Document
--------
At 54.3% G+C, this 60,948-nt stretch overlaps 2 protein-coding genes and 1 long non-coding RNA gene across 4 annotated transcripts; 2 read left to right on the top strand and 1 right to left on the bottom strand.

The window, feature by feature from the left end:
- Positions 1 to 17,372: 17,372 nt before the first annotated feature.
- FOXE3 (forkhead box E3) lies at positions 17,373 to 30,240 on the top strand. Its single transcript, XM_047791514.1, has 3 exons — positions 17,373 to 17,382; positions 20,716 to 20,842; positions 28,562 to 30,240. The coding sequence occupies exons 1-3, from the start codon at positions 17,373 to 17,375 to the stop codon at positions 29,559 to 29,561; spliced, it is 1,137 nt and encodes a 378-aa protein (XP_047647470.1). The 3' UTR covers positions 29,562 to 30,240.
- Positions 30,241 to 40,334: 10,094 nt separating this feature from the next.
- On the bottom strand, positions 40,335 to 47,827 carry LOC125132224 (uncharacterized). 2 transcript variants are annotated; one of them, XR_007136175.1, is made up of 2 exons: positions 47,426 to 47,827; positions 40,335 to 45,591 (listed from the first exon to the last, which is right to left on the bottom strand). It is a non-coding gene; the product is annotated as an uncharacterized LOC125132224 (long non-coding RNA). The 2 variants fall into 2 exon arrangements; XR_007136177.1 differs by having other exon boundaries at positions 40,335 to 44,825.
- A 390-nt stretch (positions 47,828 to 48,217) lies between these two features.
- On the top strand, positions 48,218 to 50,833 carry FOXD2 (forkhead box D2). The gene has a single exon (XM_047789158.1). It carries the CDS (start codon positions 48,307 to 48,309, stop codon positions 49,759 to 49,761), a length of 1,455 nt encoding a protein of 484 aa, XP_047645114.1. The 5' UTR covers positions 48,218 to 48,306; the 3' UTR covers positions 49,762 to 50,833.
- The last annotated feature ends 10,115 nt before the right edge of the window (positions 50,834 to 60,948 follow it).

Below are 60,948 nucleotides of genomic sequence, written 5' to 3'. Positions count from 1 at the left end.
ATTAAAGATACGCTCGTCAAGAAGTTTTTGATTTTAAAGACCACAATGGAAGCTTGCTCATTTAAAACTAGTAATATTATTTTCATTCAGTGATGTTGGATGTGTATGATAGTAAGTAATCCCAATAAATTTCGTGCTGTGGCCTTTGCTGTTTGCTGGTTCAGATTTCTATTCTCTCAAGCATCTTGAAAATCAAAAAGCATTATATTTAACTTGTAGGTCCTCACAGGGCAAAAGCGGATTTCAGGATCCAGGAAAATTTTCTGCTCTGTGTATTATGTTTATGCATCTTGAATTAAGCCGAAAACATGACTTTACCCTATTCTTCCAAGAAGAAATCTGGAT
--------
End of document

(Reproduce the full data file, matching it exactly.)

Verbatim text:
At 54.3% G+C, this 60,948-nt stretch overlaps 2 protein-coding genes and 1 long non-coding RNA gene across 4 annotated transcripts; 2 read left to right on the top strand and 1 right to left on the bottom strand.

The window, feature by feature from the left end:
- Positions 1 to 17,372: 17,372 nt before the first annotated feature.
- FOXE3 (forkhead box E3) lies at positions 17,373 to 30,240 on the top strand. Its single transcript, XM_047791514.1, has 3 exons — positions 17,373 to 17,382; positions 20,716 to 20,842; positions 28,562 to 30,240. The coding sequence occupies exons 1-3, from the start codon at positions 17,373 to 17,375 to the stop codon at positions 29,559 to 29,561; spliced, it is 1,137 nt and encodes a 378-aa protein (XP_047647470.1). The 3' UTR covers positions 29,562 to 30,240.
- Positions 30,241 to 40,334: 10,094 nt separating this feature from the next.
- On the bottom strand, positions 40,335 to 47,827 carry LOC125132224 (uncharacterized). 2 transcript variants are annotated; one of them, XR_007136175.1, is made up of 2 exons: positions 47,426 to 47,827; positions 40,335 to 45,591 (listed from the first exon to the last, which is right to left on the bottom strand). It is a non-coding gene; the product is annotated as an uncharacterized LOC125132224 (long non-coding RNA). The 2 variants fall into 2 exon arrangements; XR_007136177.1 differs by having other exon boundaries at positions 40,335 to 44,825.
- A 390-nt stretch (positions 47,828 to 48,217) lies between these two features.
- On the top strand, positions 48,218 to 50,833 carry FOXD2 (forkhead box D2). The gene has a single exon (XM_047789158.1). It carries the CDS (start codon positions 48,307 to 48,309, stop codon positions 49,759 to 49,761), a length of 1,455 nt encoding a protein of 484 aa, XP_047645114.1. The 5' UTR covers positions 48,218 to 48,306; the 3' UTR covers positions 49,762 to 50,833.
- The last annotated feature ends 10,115 nt before the right edge of the window (positions 50,834 to 60,948 follow it).

Below are 60,948 nucleotides of genomic sequence, written 5' to 3'. Positions count from 1 at the left end.
ATTAAAGATACGCTCGTCAAGAAGTTTTTGATTTTAAAGACCACAATGGAAGCTTGCTCATTTAAAACTAGTAATATTATTTTCATTCAGTGATGTTGGATGTGTATGATAGTAAGTAATCCCAATAAATTTCGTGCTGTGGCCTTTGCTGTTTGCTGGTTCAGATTTCTATTCTCTCAAGCATCTTGAAAATCAAAAAGCATTATATTTAACTTGTAGGTCCTCACAGGGCAAAAGCGGATTTCAGGATCCAGGAAAATTTTCTGCTCTGTGTATTATGTTTATGCATCTTGAATTAAGCCGAAAACATGACTTTACCCTATTCTTCCAAGAAGAAATCTGGAT